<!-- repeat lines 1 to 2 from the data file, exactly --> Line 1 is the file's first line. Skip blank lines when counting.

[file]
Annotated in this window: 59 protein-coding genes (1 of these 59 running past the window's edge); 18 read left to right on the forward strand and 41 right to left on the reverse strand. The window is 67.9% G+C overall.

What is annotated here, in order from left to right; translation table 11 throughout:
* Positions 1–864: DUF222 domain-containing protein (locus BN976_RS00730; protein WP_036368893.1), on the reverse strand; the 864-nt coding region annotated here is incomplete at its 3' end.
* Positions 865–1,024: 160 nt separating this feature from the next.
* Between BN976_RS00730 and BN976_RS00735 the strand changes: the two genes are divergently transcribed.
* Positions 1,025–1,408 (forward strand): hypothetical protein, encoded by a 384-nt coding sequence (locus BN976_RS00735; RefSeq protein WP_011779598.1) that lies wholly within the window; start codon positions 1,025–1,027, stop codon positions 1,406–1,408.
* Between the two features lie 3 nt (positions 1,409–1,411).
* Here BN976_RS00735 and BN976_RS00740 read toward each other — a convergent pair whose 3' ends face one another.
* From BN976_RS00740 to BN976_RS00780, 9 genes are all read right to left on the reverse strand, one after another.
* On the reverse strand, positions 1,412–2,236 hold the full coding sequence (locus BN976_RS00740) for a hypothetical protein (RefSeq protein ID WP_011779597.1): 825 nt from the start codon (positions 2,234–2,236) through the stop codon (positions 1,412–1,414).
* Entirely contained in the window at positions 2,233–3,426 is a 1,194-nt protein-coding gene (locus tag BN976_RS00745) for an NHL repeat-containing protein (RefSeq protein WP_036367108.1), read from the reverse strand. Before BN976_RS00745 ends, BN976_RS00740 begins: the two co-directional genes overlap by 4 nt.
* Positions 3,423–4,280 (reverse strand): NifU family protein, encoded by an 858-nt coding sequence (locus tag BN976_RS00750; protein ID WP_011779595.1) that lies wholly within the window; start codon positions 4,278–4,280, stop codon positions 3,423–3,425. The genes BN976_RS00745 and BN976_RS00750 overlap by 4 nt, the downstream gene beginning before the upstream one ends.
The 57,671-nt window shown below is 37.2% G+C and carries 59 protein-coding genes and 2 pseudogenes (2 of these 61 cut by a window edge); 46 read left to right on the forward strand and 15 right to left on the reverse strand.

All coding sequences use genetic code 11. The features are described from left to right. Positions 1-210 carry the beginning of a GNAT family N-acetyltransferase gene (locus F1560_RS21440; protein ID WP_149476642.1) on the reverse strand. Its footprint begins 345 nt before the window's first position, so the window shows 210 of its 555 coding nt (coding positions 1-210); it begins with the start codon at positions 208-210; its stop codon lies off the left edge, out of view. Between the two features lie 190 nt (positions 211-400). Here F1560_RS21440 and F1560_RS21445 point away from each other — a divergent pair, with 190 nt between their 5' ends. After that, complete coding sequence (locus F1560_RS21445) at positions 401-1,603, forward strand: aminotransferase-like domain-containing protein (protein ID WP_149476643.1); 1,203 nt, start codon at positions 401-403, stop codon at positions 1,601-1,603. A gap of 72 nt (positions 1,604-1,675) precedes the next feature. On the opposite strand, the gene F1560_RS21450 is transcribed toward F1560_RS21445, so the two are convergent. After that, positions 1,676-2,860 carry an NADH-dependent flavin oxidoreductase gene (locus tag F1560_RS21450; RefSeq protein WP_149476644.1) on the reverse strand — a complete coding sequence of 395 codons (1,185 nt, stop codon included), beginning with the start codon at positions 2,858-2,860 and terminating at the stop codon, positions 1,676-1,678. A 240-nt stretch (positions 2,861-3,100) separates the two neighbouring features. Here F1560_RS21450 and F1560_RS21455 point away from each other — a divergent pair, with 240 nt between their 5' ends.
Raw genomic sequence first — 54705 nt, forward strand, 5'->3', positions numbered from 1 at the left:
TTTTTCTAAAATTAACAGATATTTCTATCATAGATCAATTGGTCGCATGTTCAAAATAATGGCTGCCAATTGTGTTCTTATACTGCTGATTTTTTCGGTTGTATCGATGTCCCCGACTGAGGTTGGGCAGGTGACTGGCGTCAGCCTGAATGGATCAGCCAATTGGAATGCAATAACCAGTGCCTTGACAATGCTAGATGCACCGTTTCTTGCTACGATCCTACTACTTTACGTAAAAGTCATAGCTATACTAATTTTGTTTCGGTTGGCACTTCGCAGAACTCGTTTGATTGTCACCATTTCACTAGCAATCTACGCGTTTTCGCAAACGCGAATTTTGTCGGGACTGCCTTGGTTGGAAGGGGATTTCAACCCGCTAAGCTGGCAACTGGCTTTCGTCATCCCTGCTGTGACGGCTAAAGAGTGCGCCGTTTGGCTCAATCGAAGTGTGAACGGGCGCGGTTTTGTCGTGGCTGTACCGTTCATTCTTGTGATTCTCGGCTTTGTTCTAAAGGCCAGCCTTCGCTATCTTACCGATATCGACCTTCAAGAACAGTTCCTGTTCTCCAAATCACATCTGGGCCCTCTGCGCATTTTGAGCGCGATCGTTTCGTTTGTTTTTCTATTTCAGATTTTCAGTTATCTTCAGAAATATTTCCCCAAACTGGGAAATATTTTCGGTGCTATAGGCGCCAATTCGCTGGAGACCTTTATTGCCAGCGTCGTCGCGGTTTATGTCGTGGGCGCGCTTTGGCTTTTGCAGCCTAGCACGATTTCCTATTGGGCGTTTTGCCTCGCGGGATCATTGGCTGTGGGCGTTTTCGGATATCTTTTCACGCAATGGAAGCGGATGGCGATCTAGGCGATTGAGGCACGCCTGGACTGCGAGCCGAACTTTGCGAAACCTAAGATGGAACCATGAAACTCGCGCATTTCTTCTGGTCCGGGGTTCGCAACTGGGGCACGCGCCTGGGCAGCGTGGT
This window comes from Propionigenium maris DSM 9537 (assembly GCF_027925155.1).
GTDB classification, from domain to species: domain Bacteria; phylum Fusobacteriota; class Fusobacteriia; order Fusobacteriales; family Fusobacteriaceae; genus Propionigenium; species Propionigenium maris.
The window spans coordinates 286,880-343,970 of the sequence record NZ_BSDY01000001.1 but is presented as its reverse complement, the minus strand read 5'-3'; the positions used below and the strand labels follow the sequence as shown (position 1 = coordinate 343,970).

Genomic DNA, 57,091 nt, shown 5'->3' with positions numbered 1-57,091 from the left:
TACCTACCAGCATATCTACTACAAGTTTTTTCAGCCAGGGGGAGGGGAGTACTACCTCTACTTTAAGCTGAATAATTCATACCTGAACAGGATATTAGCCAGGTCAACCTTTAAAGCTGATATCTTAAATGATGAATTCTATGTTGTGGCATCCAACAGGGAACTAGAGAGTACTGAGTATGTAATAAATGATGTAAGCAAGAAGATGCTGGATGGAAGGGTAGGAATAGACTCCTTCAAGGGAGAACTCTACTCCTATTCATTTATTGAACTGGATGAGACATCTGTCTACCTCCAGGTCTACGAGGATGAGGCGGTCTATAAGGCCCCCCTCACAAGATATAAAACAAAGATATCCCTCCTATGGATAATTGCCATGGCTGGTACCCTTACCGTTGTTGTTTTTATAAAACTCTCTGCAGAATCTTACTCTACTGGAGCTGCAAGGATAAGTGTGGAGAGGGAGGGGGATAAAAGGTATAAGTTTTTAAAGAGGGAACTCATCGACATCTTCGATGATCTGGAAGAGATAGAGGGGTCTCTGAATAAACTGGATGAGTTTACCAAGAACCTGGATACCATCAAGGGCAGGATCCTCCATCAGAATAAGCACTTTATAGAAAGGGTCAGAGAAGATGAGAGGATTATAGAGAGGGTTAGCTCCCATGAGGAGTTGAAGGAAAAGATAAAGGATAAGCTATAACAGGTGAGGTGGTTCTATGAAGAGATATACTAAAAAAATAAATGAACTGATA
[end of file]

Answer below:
Annotated in this window: 59 protein-coding genes (1 of these 59 running past the window's edge); 18 read left to right on the forward strand and 41 right to left on the reverse strand. The window is 67.9% G+C overall.

What is annotated here, in order from left to right; translation table 11 throughout: